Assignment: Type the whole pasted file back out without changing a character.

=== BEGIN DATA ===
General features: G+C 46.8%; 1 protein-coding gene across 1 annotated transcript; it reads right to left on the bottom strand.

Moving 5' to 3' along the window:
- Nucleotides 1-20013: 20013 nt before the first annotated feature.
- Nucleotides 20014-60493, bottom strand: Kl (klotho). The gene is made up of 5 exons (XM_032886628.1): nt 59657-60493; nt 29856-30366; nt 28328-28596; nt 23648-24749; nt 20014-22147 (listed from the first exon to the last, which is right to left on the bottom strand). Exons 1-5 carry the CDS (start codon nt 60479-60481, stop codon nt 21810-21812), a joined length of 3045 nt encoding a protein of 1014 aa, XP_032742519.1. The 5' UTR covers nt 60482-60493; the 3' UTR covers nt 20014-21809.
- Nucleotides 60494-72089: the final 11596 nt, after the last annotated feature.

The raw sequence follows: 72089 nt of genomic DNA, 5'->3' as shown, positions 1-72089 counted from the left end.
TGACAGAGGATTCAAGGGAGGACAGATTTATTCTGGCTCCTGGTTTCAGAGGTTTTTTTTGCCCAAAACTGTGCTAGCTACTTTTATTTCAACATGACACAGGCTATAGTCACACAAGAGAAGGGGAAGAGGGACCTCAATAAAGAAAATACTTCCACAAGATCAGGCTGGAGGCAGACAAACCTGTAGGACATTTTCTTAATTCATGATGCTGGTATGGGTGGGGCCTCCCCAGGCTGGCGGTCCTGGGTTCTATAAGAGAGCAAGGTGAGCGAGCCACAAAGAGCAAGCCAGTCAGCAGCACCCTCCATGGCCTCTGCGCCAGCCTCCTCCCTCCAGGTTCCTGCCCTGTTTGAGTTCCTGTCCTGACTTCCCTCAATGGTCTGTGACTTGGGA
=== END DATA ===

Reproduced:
General features: G+C 46.8%; 1 protein-coding gene across 1 annotated transcript; it reads right to left on the bottom strand.

Moving 5' to 3' along the window:
- Nucleotides 1-20013: 20013 nt before the first annotated feature.
- Nucleotides 20014-60493, bottom strand: Kl (klotho). The gene is made up of 5 exons (XM_032886628.1): nt 59657-60493; nt 29856-30366; nt 28328-28596; nt 23648-24749; nt 20014-22147 (listed from the first exon to the last, which is right to left on the bottom strand). Exons 1-5 carry the CDS (start codon nt 60479-60481, stop codon nt 21810-21812), a joined length of 3045 nt encoding a protein of 1014 aa, XP_032742519.1. The 5' UTR covers nt 60482-60493; the 3' UTR covers nt 20014-21809.
- Nucleotides 60494-72089: the final 11596 nt, after the last annotated feature.

The raw sequence follows: 72089 nt of genomic DNA, 5'->3' as shown, positions 1-72089 counted from the left end.
TGACAGAGGATTCAAGGGAGGACAGATTTATTCTGGCTCCTGGTTTCAGAGGTTTTTTTTGCCCAAAACTGTGCTAGCTACTTTTATTTCAACATGACACAGGCTATAGTCACACAAGAGAAGGGGAAGAGGGACCTCAATAAAGAAAATACTTCCACAAGATCAGGCTGGAGGCAGACAAACCTGTAGGACATTTTCTTAATTCATGATGCTGGTATGGGTGGGGCCTCCCCAGGCTGGCGGTCCTGGGTTCTATAAGAGAGCAAGGTGAGCGAGCCACAAAGAGCAAGCCAGTCAGCAGCACCCTCCATGGCCTCTGCGCCAGCCTCCTCCCTCCAGGTTCCTGCCCTGTTTGAGTTCCTGTCCTGACTTCCCTCAATGGTCTGTGACTTGGGA